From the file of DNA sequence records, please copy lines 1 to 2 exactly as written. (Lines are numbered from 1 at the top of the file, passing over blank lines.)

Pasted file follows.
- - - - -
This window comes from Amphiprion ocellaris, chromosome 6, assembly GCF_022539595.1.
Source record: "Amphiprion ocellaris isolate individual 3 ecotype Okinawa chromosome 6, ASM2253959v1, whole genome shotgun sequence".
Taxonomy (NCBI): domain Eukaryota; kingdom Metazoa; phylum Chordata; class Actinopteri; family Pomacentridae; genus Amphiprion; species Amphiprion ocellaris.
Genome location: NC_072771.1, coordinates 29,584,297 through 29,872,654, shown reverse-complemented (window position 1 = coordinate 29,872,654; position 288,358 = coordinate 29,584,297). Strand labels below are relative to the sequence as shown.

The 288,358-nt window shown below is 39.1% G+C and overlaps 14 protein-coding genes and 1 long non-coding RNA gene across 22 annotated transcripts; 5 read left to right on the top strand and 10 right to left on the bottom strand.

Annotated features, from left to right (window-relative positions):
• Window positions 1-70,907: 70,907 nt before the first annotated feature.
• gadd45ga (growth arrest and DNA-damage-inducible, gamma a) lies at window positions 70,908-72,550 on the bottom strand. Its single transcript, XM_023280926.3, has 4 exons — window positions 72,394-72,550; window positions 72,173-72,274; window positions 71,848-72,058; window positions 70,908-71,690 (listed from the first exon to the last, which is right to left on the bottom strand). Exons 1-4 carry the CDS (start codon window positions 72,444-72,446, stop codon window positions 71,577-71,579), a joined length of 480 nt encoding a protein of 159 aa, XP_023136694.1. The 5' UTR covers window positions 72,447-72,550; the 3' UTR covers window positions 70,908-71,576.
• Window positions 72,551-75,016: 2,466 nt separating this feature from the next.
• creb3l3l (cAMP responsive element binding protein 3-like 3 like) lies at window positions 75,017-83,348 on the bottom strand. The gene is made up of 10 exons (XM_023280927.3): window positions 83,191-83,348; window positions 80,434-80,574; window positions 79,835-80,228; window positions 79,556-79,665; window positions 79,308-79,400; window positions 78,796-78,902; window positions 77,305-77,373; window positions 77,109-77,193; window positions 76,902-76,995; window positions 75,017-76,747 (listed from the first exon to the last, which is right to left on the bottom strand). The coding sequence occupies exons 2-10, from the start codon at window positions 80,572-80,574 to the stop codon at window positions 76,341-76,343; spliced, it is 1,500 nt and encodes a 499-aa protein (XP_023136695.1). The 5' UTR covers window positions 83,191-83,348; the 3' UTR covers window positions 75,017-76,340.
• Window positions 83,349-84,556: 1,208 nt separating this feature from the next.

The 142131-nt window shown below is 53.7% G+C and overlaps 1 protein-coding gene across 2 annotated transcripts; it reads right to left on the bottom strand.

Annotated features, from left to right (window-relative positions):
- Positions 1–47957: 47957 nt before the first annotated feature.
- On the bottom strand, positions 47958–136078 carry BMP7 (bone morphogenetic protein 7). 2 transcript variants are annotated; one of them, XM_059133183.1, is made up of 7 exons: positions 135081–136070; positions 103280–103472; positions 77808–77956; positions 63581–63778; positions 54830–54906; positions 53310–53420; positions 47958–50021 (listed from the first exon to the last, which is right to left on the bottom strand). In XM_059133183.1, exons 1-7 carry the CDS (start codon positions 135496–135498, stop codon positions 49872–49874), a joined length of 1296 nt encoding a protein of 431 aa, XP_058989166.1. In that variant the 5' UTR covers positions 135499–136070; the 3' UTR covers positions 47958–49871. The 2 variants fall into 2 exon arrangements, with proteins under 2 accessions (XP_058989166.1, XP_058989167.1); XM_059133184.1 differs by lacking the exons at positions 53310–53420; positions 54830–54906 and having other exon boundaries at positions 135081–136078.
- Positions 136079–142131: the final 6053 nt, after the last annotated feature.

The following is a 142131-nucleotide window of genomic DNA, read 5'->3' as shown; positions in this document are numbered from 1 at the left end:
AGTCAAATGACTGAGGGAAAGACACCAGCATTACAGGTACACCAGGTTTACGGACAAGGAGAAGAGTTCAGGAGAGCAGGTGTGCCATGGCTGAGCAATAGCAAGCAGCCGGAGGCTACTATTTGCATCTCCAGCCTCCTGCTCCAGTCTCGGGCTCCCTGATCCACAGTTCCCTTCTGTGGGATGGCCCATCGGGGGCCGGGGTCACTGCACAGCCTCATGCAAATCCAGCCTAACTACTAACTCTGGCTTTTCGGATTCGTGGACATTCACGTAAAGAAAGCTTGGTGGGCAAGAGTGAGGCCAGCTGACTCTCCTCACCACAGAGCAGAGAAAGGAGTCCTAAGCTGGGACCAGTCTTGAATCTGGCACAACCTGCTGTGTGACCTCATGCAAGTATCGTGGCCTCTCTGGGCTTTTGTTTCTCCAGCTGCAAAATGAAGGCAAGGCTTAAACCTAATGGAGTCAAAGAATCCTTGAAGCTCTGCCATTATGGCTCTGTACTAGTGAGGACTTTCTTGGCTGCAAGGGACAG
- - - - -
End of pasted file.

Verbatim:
This window comes from Amphiprion ocellaris, chromosome 6, assembly GCF_022539595.1.
Source record: "Amphiprion ocellaris isolate individual 3 ecotype Okinawa chromosome 6, ASM2253959v1, whole genome shotgun sequence".